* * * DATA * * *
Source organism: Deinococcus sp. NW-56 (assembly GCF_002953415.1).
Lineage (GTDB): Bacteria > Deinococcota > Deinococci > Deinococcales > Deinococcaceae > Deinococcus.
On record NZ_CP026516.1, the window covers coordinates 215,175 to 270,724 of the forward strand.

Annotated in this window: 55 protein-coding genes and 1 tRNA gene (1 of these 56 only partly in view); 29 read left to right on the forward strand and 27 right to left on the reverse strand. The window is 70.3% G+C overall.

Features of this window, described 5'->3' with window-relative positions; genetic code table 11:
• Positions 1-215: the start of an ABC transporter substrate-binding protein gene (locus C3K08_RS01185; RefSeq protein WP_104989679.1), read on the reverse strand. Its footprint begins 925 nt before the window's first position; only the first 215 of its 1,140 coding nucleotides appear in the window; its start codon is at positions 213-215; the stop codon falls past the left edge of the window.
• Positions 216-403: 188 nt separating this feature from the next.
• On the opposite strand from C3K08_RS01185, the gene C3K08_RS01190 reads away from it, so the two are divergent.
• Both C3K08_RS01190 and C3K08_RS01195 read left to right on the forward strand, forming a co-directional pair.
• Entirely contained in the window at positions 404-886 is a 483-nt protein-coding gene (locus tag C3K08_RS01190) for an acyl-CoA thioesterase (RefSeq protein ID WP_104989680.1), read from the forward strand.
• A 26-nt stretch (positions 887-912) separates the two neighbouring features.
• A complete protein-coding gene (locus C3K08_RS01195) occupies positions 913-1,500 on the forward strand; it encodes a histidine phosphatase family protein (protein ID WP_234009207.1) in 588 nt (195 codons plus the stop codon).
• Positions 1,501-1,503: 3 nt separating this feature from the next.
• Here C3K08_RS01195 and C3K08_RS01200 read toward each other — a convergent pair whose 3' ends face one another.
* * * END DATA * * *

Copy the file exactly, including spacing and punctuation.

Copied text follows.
Source organism: Deinococcus sp. NW-56 (assembly GCF_002953415.1).
Lineage (GTDB): Bacteria > Deinococcota > Deinococci > Deinococcales > Deinococcaceae > Deinococcus.
On record NZ_CP026516.1, the window covers coordinates 215,175 to 270,724 of the forward strand.

Annotated in this window: 55 protein-coding genes and 1 tRNA gene (1 of these 56 only partly in view); 29 read left to right on the forward strand and 27 right to left on the reverse strand. The window is 70.3% G+C overall.

Features of this window, described 5'->3' with window-relative positions; genetic code table 11:
• Positions 1-215: the start of an ABC transporter substrate-binding protein gene (locus C3K08_RS01185; RefSeq protein WP_104989679.1), read on the reverse strand. Its footprint begins 925 nt before the window's first position; only the first 215 of its 1,140 coding nucleotides appear in the window; its start codon is at positions 213-215; the stop codon falls past the left edge of the window.
• Positions 216-403: 188 nt separating this feature from the next.
• On the opposite strand from C3K08_RS01185, the gene C3K08_RS01190 reads away from it, so the two are divergent.
• Both C3K08_RS01190 and C3K08_RS01195 read left to right on the forward strand, forming a co-directional pair.
• Entirely contained in the window at positions 404-886 is a 483-nt protein-coding gene (locus tag C3K08_RS01190) for an acyl-CoA thioesterase (RefSeq protein ID WP_104989680.1), read from the forward strand.
• A 26-nt stretch (positions 887-912) separates the two neighbouring features.
• A complete protein-coding gene (locus C3K08_RS01195) occupies positions 913-1,500 on the forward strand; it encodes a histidine phosphatase family protein (protein ID WP_234009207.1) in 588 nt (195 codons plus the stop codon).
• Positions 1,501-1,503: 3 nt separating this feature from the next.
• Here C3K08_RS01195 and C3K08_RS01200 read toward each other — a convergent pair whose 3' ends face one another.